Tim
 

WGB

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Thanks for all the detail - priceless information.

A couple of personal observations -

1) Removing the whole motor will allow replacement of all seals including the rear main seal.

2) Valve spring compressors simplify all valve work immensely.

Bill
 
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Styria

Styria

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Thanks Styria,

You raise an interesting point with the spacer. On my car, some time during its previous life, someone failed to install that spacer and the bolt was just sitting in there. I'll have to see if I can source a suitable replacement for the job.

Tim

Hi TJ450, there is nothing special about the spacer. If you're interested, I can easily rustle up a spare unit and send it to you FOC. BTW, both you and WGB raise the subject of valve spring compressor - I decided a long time ago that the heads would go to an engineering shop to get overhauled. I know for a fact that, at 220k.'s the exhaust valve guides can be in need of replacement. Thus, it is best to get this sort of work carried out by specialists. Plus, I could never hope to match the cleanliness aspect of the whole job, including the heads. Regards Styria

N. B. That just reminds me of something I need to do - I will need to tell the engineering shop 'to go easy' on the grinding of the valves. It is easy to be heavy handed with this job.
 
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Well, news has come through from the Engineering Shop that I could have done without and, frankly, I am quite disappointed. I have been advised that they need one new exhaust valve (ouch !) and new inlet and exhaust valve guides - staggering news and very much surprising......and I won't say ouch again. Regards Styria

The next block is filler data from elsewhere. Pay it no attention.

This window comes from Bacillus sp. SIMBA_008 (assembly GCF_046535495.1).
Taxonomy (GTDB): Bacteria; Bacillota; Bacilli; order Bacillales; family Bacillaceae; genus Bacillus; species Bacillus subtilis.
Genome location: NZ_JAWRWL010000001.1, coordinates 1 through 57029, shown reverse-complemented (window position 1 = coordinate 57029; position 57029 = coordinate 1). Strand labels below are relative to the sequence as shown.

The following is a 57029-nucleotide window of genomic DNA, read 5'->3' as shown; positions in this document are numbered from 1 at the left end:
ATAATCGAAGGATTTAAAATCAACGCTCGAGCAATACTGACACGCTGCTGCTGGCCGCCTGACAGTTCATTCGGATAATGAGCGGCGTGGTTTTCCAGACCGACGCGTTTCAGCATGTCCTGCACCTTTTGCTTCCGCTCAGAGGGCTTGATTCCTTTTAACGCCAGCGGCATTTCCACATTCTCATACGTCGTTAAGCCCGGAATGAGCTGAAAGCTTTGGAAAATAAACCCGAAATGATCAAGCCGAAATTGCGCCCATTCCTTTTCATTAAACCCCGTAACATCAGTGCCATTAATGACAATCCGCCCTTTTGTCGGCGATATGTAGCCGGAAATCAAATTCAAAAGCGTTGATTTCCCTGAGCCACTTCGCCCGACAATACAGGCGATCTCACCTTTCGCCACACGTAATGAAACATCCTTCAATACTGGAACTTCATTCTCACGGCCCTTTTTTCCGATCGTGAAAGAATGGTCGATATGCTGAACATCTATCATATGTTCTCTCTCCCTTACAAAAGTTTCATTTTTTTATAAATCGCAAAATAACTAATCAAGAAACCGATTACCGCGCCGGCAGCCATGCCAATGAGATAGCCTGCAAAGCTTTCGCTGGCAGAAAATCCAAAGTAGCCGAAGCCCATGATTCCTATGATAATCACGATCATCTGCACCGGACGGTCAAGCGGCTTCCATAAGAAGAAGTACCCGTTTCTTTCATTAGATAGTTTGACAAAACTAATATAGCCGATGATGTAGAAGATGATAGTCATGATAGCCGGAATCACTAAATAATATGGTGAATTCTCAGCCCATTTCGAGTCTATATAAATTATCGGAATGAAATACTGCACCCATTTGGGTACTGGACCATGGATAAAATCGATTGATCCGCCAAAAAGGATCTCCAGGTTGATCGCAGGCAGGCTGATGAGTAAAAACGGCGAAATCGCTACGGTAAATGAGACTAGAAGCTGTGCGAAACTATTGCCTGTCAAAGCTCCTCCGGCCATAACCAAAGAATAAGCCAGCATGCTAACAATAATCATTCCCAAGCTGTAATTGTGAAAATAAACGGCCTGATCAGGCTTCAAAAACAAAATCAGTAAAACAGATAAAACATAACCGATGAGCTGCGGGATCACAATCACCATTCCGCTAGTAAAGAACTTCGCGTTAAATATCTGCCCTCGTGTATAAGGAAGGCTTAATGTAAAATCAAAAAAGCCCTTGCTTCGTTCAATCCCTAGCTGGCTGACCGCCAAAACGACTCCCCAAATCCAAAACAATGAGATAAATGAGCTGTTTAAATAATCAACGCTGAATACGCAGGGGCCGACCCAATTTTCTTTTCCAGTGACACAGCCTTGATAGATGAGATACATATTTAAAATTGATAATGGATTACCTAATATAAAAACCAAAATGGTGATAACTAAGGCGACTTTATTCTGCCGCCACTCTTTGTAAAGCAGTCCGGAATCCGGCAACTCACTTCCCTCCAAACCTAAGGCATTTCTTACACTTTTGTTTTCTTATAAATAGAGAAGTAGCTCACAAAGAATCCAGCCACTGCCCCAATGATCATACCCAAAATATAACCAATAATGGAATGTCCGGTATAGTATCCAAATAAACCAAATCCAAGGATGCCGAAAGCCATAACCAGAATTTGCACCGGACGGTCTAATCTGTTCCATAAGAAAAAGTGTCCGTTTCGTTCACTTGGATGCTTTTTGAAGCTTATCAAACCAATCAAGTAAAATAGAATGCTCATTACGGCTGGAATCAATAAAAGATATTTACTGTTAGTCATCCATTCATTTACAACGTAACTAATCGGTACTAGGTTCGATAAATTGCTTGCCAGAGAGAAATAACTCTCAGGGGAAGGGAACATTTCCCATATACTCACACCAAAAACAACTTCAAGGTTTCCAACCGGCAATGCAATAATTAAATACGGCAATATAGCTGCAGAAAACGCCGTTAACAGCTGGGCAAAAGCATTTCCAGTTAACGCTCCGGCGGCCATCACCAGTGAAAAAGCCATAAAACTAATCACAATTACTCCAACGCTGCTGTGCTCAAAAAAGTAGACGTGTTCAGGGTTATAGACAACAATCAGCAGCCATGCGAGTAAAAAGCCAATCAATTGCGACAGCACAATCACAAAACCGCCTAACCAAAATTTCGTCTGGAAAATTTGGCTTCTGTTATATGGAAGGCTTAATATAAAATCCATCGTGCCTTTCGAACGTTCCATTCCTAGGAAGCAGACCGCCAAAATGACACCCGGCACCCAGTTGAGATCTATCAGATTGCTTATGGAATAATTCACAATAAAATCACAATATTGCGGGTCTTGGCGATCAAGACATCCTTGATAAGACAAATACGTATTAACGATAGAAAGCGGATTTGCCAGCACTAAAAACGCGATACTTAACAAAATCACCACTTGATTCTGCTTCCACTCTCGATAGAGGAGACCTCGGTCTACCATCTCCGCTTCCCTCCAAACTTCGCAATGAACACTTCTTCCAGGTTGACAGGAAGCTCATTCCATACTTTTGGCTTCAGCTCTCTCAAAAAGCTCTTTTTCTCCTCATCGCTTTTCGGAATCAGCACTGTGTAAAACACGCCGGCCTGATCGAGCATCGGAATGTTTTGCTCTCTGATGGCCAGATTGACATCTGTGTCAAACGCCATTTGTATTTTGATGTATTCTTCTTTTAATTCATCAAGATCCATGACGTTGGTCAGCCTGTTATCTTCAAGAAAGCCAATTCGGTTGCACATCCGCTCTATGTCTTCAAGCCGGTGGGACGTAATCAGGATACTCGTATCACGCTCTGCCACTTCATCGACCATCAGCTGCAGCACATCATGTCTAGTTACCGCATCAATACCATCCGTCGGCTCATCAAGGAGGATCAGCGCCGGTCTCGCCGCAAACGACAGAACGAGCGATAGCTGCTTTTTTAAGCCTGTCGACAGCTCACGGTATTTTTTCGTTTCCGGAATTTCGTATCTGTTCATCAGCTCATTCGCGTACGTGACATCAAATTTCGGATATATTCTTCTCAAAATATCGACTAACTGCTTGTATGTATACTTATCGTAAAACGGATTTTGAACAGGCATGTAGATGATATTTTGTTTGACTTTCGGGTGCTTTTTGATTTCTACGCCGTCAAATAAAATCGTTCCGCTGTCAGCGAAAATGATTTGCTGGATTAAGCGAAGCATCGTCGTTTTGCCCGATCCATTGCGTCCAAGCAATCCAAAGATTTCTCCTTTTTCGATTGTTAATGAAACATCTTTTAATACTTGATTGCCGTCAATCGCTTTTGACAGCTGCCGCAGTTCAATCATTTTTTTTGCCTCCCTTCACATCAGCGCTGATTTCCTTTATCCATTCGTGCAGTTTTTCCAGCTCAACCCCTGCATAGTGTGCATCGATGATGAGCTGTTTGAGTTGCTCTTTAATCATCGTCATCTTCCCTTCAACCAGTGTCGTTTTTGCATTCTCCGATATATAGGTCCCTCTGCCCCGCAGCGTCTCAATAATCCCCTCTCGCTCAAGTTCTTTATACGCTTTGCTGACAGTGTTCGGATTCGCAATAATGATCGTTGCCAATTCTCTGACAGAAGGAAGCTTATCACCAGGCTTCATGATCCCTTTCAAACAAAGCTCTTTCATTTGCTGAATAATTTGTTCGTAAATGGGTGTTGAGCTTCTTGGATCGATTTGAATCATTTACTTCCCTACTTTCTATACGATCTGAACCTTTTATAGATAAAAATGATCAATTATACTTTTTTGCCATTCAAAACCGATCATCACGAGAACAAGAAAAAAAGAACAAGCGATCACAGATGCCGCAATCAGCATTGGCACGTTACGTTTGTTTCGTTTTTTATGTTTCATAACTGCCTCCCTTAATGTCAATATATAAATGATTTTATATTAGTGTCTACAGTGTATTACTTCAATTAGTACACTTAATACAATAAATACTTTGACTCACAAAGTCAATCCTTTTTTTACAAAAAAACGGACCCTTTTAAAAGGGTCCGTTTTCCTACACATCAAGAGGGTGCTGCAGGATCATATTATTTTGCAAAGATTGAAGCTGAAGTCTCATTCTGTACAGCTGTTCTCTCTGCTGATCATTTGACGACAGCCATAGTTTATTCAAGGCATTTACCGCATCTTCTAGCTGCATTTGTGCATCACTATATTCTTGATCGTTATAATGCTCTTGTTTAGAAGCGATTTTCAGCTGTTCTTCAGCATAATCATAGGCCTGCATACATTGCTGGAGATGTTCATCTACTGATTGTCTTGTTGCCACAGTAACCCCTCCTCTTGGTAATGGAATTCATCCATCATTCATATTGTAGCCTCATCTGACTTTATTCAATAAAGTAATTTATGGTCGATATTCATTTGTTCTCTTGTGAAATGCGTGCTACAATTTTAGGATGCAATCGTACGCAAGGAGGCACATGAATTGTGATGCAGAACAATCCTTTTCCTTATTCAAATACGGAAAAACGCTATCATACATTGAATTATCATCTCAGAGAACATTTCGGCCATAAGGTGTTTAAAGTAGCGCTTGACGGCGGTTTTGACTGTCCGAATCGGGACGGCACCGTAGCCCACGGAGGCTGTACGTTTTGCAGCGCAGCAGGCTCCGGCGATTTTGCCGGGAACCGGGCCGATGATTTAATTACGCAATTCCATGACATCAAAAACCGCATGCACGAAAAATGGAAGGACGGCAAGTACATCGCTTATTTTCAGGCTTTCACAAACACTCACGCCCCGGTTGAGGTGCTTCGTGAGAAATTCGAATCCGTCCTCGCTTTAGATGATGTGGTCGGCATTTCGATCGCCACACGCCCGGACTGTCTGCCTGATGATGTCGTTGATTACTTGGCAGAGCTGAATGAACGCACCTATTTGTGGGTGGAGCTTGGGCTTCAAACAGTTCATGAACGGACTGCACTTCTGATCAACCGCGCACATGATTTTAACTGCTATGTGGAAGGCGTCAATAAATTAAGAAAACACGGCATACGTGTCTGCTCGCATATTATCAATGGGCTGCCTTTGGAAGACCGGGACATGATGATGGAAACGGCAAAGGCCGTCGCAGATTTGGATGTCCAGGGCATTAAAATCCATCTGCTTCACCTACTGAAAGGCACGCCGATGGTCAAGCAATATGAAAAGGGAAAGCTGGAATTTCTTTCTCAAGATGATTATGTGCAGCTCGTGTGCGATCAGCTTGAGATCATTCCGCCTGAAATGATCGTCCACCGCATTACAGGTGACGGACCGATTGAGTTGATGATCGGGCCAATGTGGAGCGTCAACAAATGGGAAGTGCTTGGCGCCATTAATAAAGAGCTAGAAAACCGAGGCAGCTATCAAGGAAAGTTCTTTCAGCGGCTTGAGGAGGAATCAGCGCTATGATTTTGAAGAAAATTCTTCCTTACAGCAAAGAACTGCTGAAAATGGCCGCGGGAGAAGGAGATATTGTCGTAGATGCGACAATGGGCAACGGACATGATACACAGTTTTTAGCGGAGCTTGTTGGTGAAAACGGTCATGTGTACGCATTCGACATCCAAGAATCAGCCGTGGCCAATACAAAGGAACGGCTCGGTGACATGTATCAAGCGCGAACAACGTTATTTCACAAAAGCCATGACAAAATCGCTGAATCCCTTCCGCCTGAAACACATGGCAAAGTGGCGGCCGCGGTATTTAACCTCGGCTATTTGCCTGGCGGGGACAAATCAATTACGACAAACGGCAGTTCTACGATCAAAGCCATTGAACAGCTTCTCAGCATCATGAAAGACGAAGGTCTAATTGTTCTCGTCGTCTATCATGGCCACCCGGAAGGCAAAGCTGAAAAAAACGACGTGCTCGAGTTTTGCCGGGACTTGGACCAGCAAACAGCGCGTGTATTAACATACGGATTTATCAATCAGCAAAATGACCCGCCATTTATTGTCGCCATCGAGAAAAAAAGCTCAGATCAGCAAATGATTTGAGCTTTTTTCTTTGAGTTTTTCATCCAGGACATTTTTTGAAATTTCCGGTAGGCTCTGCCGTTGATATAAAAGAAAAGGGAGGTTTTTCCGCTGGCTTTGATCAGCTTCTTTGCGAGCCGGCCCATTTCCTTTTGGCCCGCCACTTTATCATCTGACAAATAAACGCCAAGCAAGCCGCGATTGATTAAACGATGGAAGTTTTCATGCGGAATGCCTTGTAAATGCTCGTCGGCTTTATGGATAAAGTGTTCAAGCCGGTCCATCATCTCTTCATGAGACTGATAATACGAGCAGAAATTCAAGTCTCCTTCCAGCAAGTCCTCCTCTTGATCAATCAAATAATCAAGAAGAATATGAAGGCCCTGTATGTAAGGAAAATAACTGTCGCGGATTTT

TJ 450

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I think it's safe to say that guides usually require replacement, but a new exhaust valve... that is surprising.

Tim
 

WGB

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At least you'll know that all will be in good working order when you are finished and compared to what you get at a dealer with a new Benz - a "B" service and a set of brake pads would probably cost about the same.

Bill
 
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Styria

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At least you'll know that all will be in good working order when you are finished and compared to what you get at a dealer with a new Benz - a "B" service and a set of brake pads would probably cost about the same.

Bill

Hi Bill, you're probably quite right, although I am not familiar with the cost of dealer services and charges. Mind you, though, Engineering Shops are not always the cheapest either, but at least you pay for "REAL" knowledge and skill. As well, as you pointed out, it is of vital importance that the work be right - you don't want any hang-ups after it's all assembled. Regards Styria
 

TJ 450

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Regarding the tightening of head bolts, do you have a dog-leg allen socket, or did you get around the camshafts in some other way? I haven't seen a 10mm dog-leg socket anywhere, only the 8mm version for M116/117 engines.